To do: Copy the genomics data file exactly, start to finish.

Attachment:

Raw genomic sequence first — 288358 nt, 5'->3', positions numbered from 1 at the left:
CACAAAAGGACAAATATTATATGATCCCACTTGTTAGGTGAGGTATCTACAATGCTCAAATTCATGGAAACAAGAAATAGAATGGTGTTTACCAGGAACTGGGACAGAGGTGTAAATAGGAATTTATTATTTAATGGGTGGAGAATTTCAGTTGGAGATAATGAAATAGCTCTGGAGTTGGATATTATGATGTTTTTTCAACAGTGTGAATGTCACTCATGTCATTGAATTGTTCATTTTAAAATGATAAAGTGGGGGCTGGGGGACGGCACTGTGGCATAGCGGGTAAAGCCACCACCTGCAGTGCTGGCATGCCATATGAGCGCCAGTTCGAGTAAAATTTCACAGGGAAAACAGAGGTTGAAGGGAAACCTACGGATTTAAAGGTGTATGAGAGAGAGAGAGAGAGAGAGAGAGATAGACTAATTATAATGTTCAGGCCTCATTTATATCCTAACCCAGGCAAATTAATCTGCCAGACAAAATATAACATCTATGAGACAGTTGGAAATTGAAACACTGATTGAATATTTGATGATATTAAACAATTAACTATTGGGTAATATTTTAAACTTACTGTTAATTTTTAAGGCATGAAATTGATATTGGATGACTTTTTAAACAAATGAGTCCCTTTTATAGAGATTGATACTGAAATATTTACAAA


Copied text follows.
Raw genomic sequence first — 288358 nt, 5'->3', positions numbered from 1 at the left:
CACAAAAGGACAAATATTATATGATCCCACTTGTTAGGTGAGGTATCTACAATGCTCAAATTCATGGAAACAAGAAATAGAATGGTGTTTACCAGGAACTGGGACAGAGGTGTAAATAGGAATTTATTATTTAATGGGTGGAGAATTTCAGTTGGAGATAATGAAATAGCTCTGGAGTTGGATATTATGATGTTTTTTCAACAGTGTGAATGTCACTCATGTCATTGAATTGTTCATTTTAAAATGATAAAGTGGGGGCTGGGGGACGGCACTGTGGCATAGCGGGTAAAGCCACCACCTGCAGTGCTGGCATGCCATATGAGCGCCAGTTCGAGTAAAATTTCACAGGGAAAACAGAGGTTGAAGGGAAACCTACGGATTTAAAGGTGTATGAGAGAGAGAGAGAGAGAGAGAGAGATAGACTAATTATAATGTTCAGGCCTCATTTATATCCTAACCCAGGCAAATTAATCTGCCAGACAAAATATAACATCTATGAGACAGTTGGAAATTGAAACACTGATTGAATATTTGATGATATTAAACAATTAACTATTGGGTAATATTTTAAACTTACTGTTAATTTTTAAGGCATGAAATTGATATTGGATGACTTTTTAAACAAATGAGTCCCTTTTATAGAGATTGATACTGAAATATTTACAAA